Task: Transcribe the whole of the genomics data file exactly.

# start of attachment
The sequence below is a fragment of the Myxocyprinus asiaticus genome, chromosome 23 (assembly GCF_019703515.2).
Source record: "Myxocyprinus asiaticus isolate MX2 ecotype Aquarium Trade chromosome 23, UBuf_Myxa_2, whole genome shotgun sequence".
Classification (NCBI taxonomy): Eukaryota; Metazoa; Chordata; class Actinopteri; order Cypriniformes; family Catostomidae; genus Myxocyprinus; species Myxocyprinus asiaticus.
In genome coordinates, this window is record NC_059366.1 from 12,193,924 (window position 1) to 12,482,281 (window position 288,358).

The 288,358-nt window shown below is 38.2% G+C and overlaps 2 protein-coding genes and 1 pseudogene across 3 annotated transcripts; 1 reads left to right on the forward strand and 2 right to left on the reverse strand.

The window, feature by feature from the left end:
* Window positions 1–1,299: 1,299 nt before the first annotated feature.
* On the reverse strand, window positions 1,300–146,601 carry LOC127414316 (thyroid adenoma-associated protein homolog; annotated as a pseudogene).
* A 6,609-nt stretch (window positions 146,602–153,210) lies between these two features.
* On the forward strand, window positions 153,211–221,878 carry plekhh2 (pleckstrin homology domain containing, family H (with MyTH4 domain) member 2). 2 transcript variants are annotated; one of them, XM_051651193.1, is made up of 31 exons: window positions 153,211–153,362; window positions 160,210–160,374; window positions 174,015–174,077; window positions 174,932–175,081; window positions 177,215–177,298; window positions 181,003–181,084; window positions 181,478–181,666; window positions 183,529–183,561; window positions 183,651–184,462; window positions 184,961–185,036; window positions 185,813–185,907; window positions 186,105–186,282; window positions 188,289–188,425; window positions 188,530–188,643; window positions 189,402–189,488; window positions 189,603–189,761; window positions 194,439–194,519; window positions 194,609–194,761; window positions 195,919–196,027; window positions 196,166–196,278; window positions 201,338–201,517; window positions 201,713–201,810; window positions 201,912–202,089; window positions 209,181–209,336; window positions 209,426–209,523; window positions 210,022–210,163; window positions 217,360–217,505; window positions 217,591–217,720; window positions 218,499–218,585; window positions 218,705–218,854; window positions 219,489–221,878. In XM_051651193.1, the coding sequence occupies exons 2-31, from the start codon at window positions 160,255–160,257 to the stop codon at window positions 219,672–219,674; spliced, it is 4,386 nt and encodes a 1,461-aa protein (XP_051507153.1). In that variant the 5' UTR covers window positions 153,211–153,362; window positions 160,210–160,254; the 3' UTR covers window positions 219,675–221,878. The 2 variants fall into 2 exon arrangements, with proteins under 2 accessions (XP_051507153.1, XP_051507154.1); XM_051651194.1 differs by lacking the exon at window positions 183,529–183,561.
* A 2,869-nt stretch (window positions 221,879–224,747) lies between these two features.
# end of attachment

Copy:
The sequence below is a fragment of the Myxocyprinus asiaticus genome, chromosome 23 (assembly GCF_019703515.2).
Source record: "Myxocyprinus asiaticus isolate MX2 ecotype Aquarium Trade chromosome 23, UBuf_Myxa_2, whole genome shotgun sequence".
Classification (NCBI taxonomy): Eukaryota; Metazoa; Chordata; class Actinopteri; order Cypriniformes; family Catostomidae; genus Myxocyprinus; species Myxocyprinus asiaticus.
In genome coordinates, this window is record NC_059366.1 from 12,193,924 (window position 1) to 12,482,281 (window position 288,358).

The 288,358-nt window shown below is 38.2% G+C and overlaps 2 protein-coding genes and 1 pseudogene across 3 annotated transcripts; 1 reads left to right on the forward strand and 2 right to left on the reverse strand.

The window, feature by feature from the left end:
* Window positions 1–1,299: 1,299 nt before the first annotated feature.
* On the reverse strand, window positions 1,300–146,601 carry LOC127414316 (thyroid adenoma-associated protein homolog; annotated as a pseudogene).
* A 6,609-nt stretch (window positions 146,602–153,210) lies between these two features.
* On the forward strand, window positions 153,211–221,878 carry plekhh2 (pleckstrin homology domain containing, family H (with MyTH4 domain) member 2). 2 transcript variants are annotated; one of them, XM_051651193.1, is made up of 31 exons: window positions 153,211–153,362; window positions 160,210–160,374; window positions 174,015–174,077; window positions 174,932–175,081; window positions 177,215–177,298; window positions 181,003–181,084; window positions 181,478–181,666; window positions 183,529–183,561; window positions 183,651–184,462; window positions 184,961–185,036; window positions 185,813–185,907; window positions 186,105–186,282; window positions 188,289–188,425; window positions 188,530–188,643; window positions 189,402–189,488; window positions 189,603–189,761; window positions 194,439–194,519; window positions 194,609–194,761; window positions 195,919–196,027; window positions 196,166–196,278; window positions 201,338–201,517; window positions 201,713–201,810; window positions 201,912–202,089; window positions 209,181–209,336; window positions 209,426–209,523; window positions 210,022–210,163; window positions 217,360–217,505; window positions 217,591–217,720; window positions 218,499–218,585; window positions 218,705–218,854; window positions 219,489–221,878. In XM_051651193.1, the coding sequence occupies exons 2-31, from the start codon at window positions 160,255–160,257 to the stop codon at window positions 219,672–219,674; spliced, it is 4,386 nt and encodes a 1,461-aa protein (XP_051507153.1). In that variant the 5' UTR covers window positions 153,211–153,362; window positions 160,210–160,254; the 3' UTR covers window positions 219,675–221,878. The 2 variants fall into 2 exon arrangements, with proteins under 2 accessions (XP_051507153.1, XP_051507154.1); XM_051651194.1 differs by lacking the exon at window positions 183,529–183,561.
* A 2,869-nt stretch (window positions 221,879–224,747) lies between these two features.